Not in China anymore
Coming out of Nanning train station was like seeing children rush out of their classrooms on the last day of school. All I saw was a sea of black heads, streaming down the steps in front of me, running and bumping into everything in their way.
I didn’t know anything about Nanning. I had only come here to take my train to Hanoi.
“Change money? Vietnam SIM card?” a young lady called out when I reached the entrance. It was a little after 5 o’clock in the afternoon and very warm. There were vendors with pushcarts, people waiting for their families and teenagers hanging around, busily texting on their phones.
“Taxi, miss?” a man in a dusty pair of trousers said.
I stared. The two of them, in fact everyone around me, didn’t look at all like the people I had left behind in Shanghai the day before. Here, they were tanned, had wavy hair and looked a lot like me. I had stood out from the locals since this trip began but for the first time, in a city 160kms from the Vietnamese border, it looked as though I would blend in nicely if not for my rucksack and clothes.
A lady tuk-tuk driver agreed to take me to my hostel for 10Y. I climbed in and she turned around to check that I was ready. “Okay? Yes?” she asked.
And we were off. She swerved her vehicle, weaving in and out of rush hour traffic as they all do, cutting in front of pedestrians who hesitated too long by the roadside.
Nanning’s disordered streets were nothing like I’d ever seen in China. Cars, motorbikes and tuk-tuks (mine included) ignored traffic rules and criss-crossed in front of each other, all of them honking loudly at the same time.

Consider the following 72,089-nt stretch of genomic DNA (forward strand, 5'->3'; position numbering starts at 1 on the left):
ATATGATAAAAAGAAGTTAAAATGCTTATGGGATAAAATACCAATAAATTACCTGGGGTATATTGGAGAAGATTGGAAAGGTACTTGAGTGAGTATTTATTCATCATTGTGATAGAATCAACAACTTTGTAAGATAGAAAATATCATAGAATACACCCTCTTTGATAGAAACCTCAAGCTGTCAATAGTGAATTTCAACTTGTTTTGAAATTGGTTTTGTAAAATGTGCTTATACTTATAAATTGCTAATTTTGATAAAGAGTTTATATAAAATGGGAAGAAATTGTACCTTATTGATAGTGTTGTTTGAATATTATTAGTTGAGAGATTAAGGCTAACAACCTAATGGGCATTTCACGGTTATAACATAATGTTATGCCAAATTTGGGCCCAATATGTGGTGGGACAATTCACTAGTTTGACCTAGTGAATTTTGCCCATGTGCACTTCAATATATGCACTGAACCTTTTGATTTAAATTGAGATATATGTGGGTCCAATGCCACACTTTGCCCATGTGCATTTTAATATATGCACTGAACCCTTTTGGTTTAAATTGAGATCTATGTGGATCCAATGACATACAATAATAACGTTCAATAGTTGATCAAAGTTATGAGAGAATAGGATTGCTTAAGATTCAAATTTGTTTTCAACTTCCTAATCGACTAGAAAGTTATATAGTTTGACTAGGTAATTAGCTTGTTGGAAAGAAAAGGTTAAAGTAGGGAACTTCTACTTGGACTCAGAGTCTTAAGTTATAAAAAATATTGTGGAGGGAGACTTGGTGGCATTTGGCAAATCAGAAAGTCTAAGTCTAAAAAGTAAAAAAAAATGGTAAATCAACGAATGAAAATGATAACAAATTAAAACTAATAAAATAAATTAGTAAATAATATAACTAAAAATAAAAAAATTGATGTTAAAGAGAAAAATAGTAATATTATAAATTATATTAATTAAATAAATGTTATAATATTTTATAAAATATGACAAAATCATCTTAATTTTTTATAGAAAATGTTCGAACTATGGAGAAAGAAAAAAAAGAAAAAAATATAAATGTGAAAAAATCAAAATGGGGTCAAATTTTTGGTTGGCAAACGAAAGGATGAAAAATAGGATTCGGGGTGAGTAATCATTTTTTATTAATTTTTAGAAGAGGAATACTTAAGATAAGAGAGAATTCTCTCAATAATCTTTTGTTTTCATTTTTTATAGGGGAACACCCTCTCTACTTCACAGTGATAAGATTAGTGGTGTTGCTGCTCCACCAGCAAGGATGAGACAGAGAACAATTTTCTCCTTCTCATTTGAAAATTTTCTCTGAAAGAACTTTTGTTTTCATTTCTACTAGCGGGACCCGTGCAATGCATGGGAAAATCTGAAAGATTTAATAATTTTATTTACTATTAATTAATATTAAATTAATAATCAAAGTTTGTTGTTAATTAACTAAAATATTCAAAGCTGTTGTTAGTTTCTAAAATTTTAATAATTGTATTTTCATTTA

This isn’t China anymore. This is not China.
I could’ve been in any chaotic Southeast Asian city. It was as if Southeast Asia had spilled over into Nanning and taken over. Not only did the locals look like they could be from Bali, Cambodia or Vietnam, if not for the Chinese signboards, the streets of Nanning reminded me of Hanoi’s Old Quarter.
It was about six in the evening by the time I reached my hostel, thankfully in one piece. I checked in, had a shower, dumped my rucksack and went down to hunt for dinner.
I walked until I reached a large, brightly-lit shopping mall. I avoided the McDonald’s on the first floor. I hadn’t eaten at a fast-food joint since St Petersburg and I wasn’t about to start now.
The Thai restaurant on the second floor looked promising, its banners covered with enticing photos of tom yum goong, pad thai and pineapple fried rice. A Vietnamese restaurant which had photos of Halong Bay on its walls looked equally interesting.
But this was my last night in China, and there would be lots of time for tom yum and spring rolls. Same time tomorrow night, I would be on my way to the Vietnamese border. I’d already had a taste of Southeast Asia on the streets of Nanning; I wanted to have whatever that was left of China in the city.
So at the next decent-looking Chinese restaurant I found, I ordered rice, an omelette with stir-fried vegetables, and waited.
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